The Salvation Army is an international movement which, for administrative purposes, is divided into territories. A Salvation Army Territory might comprise one country, several countries or conversely in some instances, one country might be divided into two or more territories. The principle aim is to manage as efficiently as possible an organisation that is at work in 128 countries. In every country where The Salvation Army is present it seeks to raise awareness of the scourge of human trafficking and modern slavery and where possible to actively engage in working with victims or potential victims.
Although each Salvation Army Territory is governed according to the laws and regulations of the country or countries in which it is established, there is an authority handed down to the appointed leader of each territory from the General of The Salvation Army whose office is International Headquarters in London.
For Salvation Army administrative and leadership purposes the United Kingdom Territory with the Republic of Ireland (UKI) is one territory. For more information see: http://www.salvationarmy.org.uk/our-fundraising-explained
In the United Kingdom and Republic of Ireland, The Salvation Army has approximately:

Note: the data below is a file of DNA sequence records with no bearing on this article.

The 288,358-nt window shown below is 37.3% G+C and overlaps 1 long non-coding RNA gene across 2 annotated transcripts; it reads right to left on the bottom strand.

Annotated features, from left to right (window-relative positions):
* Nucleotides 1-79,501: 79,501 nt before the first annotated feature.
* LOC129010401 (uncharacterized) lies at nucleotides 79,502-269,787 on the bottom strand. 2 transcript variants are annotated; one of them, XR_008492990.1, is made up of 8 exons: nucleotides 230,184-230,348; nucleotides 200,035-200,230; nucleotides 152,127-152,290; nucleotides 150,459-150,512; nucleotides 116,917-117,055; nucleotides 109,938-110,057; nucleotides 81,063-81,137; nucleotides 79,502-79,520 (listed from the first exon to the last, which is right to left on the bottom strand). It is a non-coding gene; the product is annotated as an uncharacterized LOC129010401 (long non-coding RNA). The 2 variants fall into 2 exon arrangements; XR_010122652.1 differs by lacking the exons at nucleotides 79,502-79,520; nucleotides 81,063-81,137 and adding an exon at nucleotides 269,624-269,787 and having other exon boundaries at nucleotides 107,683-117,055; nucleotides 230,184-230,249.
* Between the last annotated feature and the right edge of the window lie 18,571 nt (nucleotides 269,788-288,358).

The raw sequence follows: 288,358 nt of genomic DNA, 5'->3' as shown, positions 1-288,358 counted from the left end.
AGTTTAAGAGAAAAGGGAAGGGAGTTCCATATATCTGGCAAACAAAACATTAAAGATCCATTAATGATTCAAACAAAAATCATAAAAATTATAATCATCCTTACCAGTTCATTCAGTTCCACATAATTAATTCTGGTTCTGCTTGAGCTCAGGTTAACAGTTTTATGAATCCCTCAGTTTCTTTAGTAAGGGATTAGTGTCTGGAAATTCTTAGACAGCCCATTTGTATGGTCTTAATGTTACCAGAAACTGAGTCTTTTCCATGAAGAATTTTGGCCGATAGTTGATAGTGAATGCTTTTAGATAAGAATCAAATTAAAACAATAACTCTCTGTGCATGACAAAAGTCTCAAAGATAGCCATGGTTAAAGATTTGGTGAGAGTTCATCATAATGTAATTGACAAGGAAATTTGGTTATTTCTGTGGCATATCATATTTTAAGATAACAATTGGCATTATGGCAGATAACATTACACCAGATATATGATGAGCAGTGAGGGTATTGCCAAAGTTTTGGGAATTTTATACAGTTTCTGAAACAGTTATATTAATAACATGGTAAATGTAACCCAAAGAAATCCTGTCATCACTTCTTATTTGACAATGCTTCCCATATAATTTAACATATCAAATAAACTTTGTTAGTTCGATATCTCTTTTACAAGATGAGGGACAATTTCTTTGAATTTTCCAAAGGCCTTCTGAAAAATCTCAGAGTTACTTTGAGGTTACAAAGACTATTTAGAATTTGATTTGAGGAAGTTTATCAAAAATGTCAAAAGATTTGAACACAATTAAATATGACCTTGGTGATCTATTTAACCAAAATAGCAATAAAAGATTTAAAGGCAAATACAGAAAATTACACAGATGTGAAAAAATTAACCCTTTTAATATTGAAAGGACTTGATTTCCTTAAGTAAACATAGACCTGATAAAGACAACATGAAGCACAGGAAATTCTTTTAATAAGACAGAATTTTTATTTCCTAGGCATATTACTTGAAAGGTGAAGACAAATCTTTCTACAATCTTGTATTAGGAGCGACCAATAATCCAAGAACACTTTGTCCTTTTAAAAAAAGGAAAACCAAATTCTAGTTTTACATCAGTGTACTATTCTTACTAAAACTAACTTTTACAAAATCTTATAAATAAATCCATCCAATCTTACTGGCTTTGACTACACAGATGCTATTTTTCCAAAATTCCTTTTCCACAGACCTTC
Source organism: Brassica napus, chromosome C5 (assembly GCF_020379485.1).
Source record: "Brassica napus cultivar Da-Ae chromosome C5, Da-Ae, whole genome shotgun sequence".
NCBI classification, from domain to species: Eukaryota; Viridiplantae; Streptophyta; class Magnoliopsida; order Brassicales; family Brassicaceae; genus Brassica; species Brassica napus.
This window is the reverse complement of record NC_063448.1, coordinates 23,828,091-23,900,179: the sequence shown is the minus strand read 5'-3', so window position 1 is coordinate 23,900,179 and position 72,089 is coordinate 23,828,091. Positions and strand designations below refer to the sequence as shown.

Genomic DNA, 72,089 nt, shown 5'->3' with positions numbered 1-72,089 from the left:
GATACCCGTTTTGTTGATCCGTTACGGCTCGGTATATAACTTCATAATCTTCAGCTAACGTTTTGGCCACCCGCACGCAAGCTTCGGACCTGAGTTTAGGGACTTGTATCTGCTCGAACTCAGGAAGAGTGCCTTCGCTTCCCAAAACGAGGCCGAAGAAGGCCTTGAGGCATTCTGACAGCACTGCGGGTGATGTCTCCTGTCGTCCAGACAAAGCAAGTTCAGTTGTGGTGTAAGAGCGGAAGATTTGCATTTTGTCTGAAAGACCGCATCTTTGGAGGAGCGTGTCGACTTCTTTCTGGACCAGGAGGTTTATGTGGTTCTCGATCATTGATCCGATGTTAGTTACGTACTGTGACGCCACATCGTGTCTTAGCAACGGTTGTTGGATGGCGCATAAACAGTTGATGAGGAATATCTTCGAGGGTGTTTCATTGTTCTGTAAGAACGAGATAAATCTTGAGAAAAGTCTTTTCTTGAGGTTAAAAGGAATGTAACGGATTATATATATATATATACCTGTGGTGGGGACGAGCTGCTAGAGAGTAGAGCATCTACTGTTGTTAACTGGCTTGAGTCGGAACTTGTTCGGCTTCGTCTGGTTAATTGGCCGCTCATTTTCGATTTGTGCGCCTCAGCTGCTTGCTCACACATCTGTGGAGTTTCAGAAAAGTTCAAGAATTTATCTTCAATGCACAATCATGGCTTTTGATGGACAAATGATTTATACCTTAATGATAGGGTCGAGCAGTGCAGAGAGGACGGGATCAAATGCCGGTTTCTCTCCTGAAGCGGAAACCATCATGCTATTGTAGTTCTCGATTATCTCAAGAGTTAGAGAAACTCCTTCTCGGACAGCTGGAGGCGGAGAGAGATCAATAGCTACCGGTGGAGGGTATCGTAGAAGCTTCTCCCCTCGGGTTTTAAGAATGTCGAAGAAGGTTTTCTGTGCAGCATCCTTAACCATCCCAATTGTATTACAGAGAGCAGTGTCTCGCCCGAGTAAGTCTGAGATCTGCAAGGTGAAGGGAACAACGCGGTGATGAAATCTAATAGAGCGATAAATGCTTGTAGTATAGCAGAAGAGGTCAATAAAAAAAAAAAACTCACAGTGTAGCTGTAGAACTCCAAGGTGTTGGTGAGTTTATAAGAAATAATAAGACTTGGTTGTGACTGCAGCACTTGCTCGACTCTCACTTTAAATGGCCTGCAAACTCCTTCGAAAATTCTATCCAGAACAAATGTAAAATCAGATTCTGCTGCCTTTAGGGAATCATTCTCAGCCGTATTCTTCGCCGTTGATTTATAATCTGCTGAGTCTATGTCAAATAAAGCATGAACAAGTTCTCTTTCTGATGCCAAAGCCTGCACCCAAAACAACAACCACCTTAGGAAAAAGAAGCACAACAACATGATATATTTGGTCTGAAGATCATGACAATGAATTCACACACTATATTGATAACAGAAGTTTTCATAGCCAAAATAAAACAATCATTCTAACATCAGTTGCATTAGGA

- 35 500 members
- 4250 employees
- 1100 Salvation Army officers (full-time ministers)
The territory is further divided into divisions with a number of Salvation Army Corps (churches), social and community centres found in each. In addition to centrally mandated contracts each Salvation Army corps, social or community centre, is able to source its own supplies, in most instances these supplies comprising food, literature, and other materials pertinent to the activities of those centres. For the most part, such purchasing will be from national supermarket chains, reputable web based purchasing, or local, family owned businesses.
The Salvation Army seeks to be compliant as witness to its own unique position of being heavily involved in the alleviating of modern slavery and/or human trafficking. The UKI Territory has held the government contract for the provision of care to victims of trafficking and modern slavery since 2011, and during that time over 7000 individuals have been referred into the service. The UKI Territory also provides technical and financial support to a number of international anti-trafficking projects. For more information see our Modern Slavery pages
The Salvation Army is itself very active in bringing practical assistance to those whose lives have been affected by the evil of modern slavery and as such is sensitive to the danger of inadvertently finding itself falling short of its own beliefs and standards in this regard.
The Salvation Army as an equal opportunities employer has a rigorous recruitment process. In compliance with the recruitment process, we seek to avoid inadvertently engaging those who present as looking for work for themselves but who are in fact ‘controlled’ by a third person. Our recruitment is mainly managed in house which enables us to conduct a rigorous recruitment process. By having a decicated in house Recruitment Team we have control of the work undertaken and labour conditions for which our employees work.